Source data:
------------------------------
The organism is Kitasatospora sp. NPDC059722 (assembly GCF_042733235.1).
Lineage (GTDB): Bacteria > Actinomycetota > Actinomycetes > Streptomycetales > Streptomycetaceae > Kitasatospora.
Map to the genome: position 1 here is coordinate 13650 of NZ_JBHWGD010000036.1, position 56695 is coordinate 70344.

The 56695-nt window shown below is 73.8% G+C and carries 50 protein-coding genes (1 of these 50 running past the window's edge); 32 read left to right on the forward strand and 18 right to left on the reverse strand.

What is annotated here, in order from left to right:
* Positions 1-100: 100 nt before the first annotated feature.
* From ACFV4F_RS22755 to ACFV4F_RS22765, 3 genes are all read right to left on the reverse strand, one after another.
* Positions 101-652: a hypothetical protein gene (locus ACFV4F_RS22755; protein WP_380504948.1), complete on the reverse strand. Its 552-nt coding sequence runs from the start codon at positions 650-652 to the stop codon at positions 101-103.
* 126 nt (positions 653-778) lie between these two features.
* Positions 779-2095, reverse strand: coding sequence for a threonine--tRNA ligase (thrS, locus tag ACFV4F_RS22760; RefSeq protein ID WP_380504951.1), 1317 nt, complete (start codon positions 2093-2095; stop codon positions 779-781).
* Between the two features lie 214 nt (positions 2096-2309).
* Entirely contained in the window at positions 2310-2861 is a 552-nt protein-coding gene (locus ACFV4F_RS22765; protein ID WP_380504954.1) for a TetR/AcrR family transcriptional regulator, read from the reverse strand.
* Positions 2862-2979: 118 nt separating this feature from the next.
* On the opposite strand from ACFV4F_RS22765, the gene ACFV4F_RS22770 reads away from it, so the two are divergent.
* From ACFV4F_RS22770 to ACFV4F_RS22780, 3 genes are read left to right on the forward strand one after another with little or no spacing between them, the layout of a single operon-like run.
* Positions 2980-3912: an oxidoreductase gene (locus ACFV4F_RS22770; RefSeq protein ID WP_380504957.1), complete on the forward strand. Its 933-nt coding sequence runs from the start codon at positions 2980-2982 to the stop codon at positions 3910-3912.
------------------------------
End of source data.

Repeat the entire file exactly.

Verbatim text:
The organism is Kitasatospora sp. NPDC059722 (assembly GCF_042733235.1).
Lineage (GTDB): Bacteria > Actinomycetota > Actinomycetes > Streptomycetales > Streptomycetaceae > Kitasatospora.
Map to the genome: position 1 here is coordinate 13650 of NZ_JBHWGD010000036.1, position 56695 is coordinate 70344.

The 56695-nt window shown below is 73.8% G+C and carries 50 protein-coding genes (1 of these 50 running past the window's edge); 32 read left to right on the forward strand and 18 right to left on the reverse strand.

What is annotated here, in order from left to right:
* Positions 1-100: 100 nt before the first annotated feature.
* From ACFV4F_RS22755 to ACFV4F_RS22765, 3 genes are all read right to left on the reverse strand, one after another.
* Positions 101-652: a hypothetical protein gene (locus ACFV4F_RS22755; protein WP_380504948.1), complete on the reverse strand. Its 552-nt coding sequence runs from the start codon at positions 650-652 to the stop codon at positions 101-103.
* 126 nt (positions 653-778) lie between these two features.
* Positions 779-2095, reverse strand: coding sequence for a threonine--tRNA ligase (thrS, locus tag ACFV4F_RS22760; RefSeq protein ID WP_380504951.1), 1317 nt, complete (start codon positions 2093-2095; stop codon positions 779-781).
* Between the two features lie 214 nt (positions 2096-2309).
* Entirely contained in the window at positions 2310-2861 is a 552-nt protein-coding gene (locus ACFV4F_RS22765; protein ID WP_380504954.1) for a TetR/AcrR family transcriptional regulator, read from the reverse strand.
* Positions 2862-2979: 118 nt separating this feature from the next.
* On the opposite strand from ACFV4F_RS22765, the gene ACFV4F_RS22770 reads away from it, so the two are divergent.
* From ACFV4F_RS22770 to ACFV4F_RS22780, 3 genes are read left to right on the forward strand one after another with little or no spacing between them, the layout of a single operon-like run.
* Positions 2980-3912: an oxidoreductase gene (locus ACFV4F_RS22770; RefSeq protein ID WP_380504957.1), complete on the forward strand. Its 933-nt coding sequence runs from the start codon at positions 2980-2982 to the stop codon at positions 3910-3912.